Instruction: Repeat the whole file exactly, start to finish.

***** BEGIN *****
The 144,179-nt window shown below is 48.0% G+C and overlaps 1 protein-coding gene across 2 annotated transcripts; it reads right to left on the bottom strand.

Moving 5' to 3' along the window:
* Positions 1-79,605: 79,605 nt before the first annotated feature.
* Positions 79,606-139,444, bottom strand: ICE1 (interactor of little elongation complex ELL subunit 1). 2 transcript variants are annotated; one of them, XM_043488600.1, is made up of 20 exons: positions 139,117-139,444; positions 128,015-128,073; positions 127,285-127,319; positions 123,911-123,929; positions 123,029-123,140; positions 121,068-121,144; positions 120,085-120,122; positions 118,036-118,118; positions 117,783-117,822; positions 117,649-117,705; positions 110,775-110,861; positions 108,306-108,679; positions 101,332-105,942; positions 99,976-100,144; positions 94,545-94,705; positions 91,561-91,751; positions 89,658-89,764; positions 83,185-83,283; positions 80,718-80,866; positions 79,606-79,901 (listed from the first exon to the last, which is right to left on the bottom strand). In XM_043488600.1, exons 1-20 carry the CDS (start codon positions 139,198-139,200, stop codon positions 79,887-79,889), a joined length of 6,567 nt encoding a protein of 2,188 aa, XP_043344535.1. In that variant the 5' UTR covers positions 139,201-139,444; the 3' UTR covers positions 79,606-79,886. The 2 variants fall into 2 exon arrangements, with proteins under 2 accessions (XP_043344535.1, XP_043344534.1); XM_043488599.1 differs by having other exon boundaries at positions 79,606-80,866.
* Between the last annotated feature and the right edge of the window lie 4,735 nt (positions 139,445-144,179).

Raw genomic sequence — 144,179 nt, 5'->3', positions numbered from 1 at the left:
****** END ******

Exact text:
The 144,179-nt window shown below is 48.0% G+C and overlaps 1 protein-coding gene across 2 annotated transcripts; it reads right to left on the bottom strand.

Moving 5' to 3' along the window:
* Positions 1-79,605: 79,605 nt before the first annotated feature.
* Positions 79,606-139,444, bottom strand: ICE1 (interactor of little elongation complex ELL subunit 1). 2 transcript variants are annotated; one of them, XM_043488600.1, is made up of 20 exons: positions 139,117-139,444; positions 128,015-128,073; positions 127,285-127,319; positions 123,911-123,929; positions 123,029-123,140; positions 121,068-121,144; positions 120,085-120,122; positions 118,036-118,118; positions 117,783-117,822; positions 117,649-117,705; positions 110,775-110,861; positions 108,306-108,679; positions 101,332-105,942; positions 99,976-100,144; positions 94,545-94,705; positions 91,561-91,751; positions 89,658-89,764; positions 83,185-83,283; positions 80,718-80,866; positions 79,606-79,901 (listed from the first exon to the last, which is right to left on the bottom strand). In XM_043488600.1, exons 1-20 carry the CDS (start codon positions 139,198-139,200, stop codon positions 79,887-79,889), a joined length of 6,567 nt encoding a protein of 2,188 aa, XP_043344535.1. In that variant the 5' UTR covers positions 139,201-139,444; the 3' UTR covers positions 79,606-79,886. The 2 variants fall into 2 exon arrangements, with proteins under 2 accessions (XP_043344535.1, XP_043344534.1); XM_043488599.1 differs by having other exon boundaries at positions 79,606-80,866.
* Between the last annotated feature and the right edge of the window lie 4,735 nt (positions 139,445-144,179).

Raw genomic sequence — 144,179 nt, 5'->3', positions numbered from 1 at the left: